CoreLogic reported that a surge in national dwelling values is being spurred on by investors making a market comeback!
Interest rate cuts and the return of lending to investors over the past year have been the catalyst for increased investor interest according to CoreLogic, and were confirmed in the January 2017 housing finance data released last week by the Australian Bureau of Statistics (ABS).
Pairing the housing finance data with the Reserve Bank’s (RBA) lending aggregate data provides deeper insight into housing investor behaviour.
Over the month of January, the data confirmed that housing finance data showed that investors committed to a total of $13.8 billion in finance for investment properties – this represents a 4.2% rise over the month and a 27.5% increase year-on-year (the largest annual increase since August 2014).
As highlighted in the adjacent chart, the value of investor housing finance commitments remains below its previous peak but has ramped-up significantly over the past 12 months.
In fact, the value of investor housing finance commitments in January 2017 was just -5.3% lower than its historic peak in April 2015.
Investor housing finance commitments is clearly flowing to established homes rather than new homes.
This isn’t really a surprise when you consider that the amount of established housing stock is substantially greater than new stock and new housing typically has a price premium over existing stock.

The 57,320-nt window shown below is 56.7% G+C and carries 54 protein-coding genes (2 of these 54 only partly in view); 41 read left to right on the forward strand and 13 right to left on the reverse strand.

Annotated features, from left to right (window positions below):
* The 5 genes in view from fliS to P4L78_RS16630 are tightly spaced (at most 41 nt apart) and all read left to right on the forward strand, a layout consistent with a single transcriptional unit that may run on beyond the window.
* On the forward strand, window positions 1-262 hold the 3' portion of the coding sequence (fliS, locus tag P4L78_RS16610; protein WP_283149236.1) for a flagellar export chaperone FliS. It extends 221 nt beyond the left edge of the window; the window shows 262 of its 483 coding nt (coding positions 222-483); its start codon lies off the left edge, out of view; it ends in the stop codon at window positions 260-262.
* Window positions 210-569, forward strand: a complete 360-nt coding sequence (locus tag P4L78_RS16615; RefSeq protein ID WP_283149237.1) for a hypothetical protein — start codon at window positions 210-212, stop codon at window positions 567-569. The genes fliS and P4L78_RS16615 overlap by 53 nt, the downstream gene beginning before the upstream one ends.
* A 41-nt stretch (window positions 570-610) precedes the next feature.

Over the month, $1.2 billion in commitments were for new construction compared to $12.6 billion for established housing stock.
Data published by the RBA on investor housing credit (refer adjacent chart), represents the total amount outstanding to mortgage lenders for the purposes of investor housing.
In January 2017, investor credit expanded by 0.6% to be 6.6% higher over the year.
The monthly change was actually the lowest it has been in four months while the annual change was the highest it has been in 10 months.
Much like the housing finance data, the credit data shows the impact of APRAs recent curbs to investor credit growth which have slowed growth however, more recently credit has once again started to expand.
Research by CoreLogic looking at the value of outstanding investor credit to Australian lenders shows that at the end of January 2017, the RBA reported that there was $572.2 billion in investor credit outstanding to Australian lenders.
This figure accounted for 34.9% of all housing credit outstanding ($1.637 trillion) and 21.5% of total outstanding credit.
This shows a significant rise in investor housing credit, in fact, two decades ago investor credit represented 21.8% of total housing credit and 8.7% of all credit.
With the substantial increase in dwelling values in Sydney and Melbourne over recent years, home owners are able to utilise the equity in their principal place of residence to purchase investment properties.
However, while investor activity is rising, the proportion of total housing finance commitments to owner occupier first home buyers is at an historic low.
Over the coming months we expect to see further tightening of lending policies to investors with some lenders approaching APRAs 10% speed limit.
Should this occur it is likely to result in a moderate slowing of demand from the investment segment, at least temporarily like we saw in mid-2015 and early 2016.